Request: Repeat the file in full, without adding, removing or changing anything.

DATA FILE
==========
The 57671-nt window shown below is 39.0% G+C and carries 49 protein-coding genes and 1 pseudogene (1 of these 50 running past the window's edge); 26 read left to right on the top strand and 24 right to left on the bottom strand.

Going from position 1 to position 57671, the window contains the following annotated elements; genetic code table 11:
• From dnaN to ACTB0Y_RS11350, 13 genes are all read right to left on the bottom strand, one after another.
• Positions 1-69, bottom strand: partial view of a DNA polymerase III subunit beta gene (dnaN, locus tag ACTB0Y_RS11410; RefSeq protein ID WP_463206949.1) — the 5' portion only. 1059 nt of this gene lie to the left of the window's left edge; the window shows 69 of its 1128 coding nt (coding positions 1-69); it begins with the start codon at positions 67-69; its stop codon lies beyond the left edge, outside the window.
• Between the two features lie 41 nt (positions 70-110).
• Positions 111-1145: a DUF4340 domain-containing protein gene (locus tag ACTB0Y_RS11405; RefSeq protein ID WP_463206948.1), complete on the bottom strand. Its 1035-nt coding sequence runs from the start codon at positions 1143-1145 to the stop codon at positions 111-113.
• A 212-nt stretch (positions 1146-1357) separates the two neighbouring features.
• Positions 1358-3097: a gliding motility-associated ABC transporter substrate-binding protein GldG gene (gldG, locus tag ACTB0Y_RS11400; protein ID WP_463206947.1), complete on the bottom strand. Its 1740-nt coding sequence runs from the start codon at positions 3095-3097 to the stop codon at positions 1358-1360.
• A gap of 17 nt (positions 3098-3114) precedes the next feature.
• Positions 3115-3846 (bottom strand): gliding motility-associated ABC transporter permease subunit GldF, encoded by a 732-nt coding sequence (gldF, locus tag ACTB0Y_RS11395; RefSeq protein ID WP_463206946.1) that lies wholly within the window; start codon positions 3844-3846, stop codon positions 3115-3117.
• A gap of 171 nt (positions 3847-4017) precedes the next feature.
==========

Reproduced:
The 57671-nt window shown below is 39.0% G+C and carries 49 protein-coding genes and 1 pseudogene (1 of these 50 running past the window's edge); 26 read left to right on the top strand and 24 right to left on the bottom strand.

Going from position 1 to position 57671, the window contains the following annotated elements; genetic code table 11:
• From dnaN to ACTB0Y_RS11350, 13 genes are all read right to left on the bottom strand, one after another.
• Positions 1-69, bottom strand: partial view of a DNA polymerase III subunit beta gene (dnaN, locus tag ACTB0Y_RS11410; RefSeq protein ID WP_463206949.1) — the 5' portion only. 1059 nt of this gene lie to the left of the window's left edge; the window shows 69 of its 1128 coding nt (coding positions 1-69); it begins with the start codon at positions 67-69; its stop codon lies beyond the left edge, outside the window.
• Between the two features lie 41 nt (positions 70-110).
• Positions 111-1145: a DUF4340 domain-containing protein gene (locus tag ACTB0Y_RS11405; RefSeq protein ID WP_463206948.1), complete on the bottom strand. Its 1035-nt coding sequence runs from the start codon at positions 1143-1145 to the stop codon at positions 111-113.
• A 212-nt stretch (positions 1146-1357) separates the two neighbouring features.
• Positions 1358-3097: a gliding motility-associated ABC transporter substrate-binding protein GldG gene (gldG, locus tag ACTB0Y_RS11400; protein ID WP_463206947.1), complete on the bottom strand. Its 1740-nt coding sequence runs from the start codon at positions 3095-3097 to the stop codon at positions 1358-1360.
• A gap of 17 nt (positions 3098-3114) precedes the next feature.
• Positions 3115-3846 (bottom strand): gliding motility-associated ABC transporter permease subunit GldF, encoded by a 732-nt coding sequence (gldF, locus tag ACTB0Y_RS11395; RefSeq protein ID WP_463206946.1) that lies wholly within the window; start codon positions 3844-3846, stop codon positions 3115-3117.
• A gap of 171 nt (positions 3847-4017) precedes the next feature.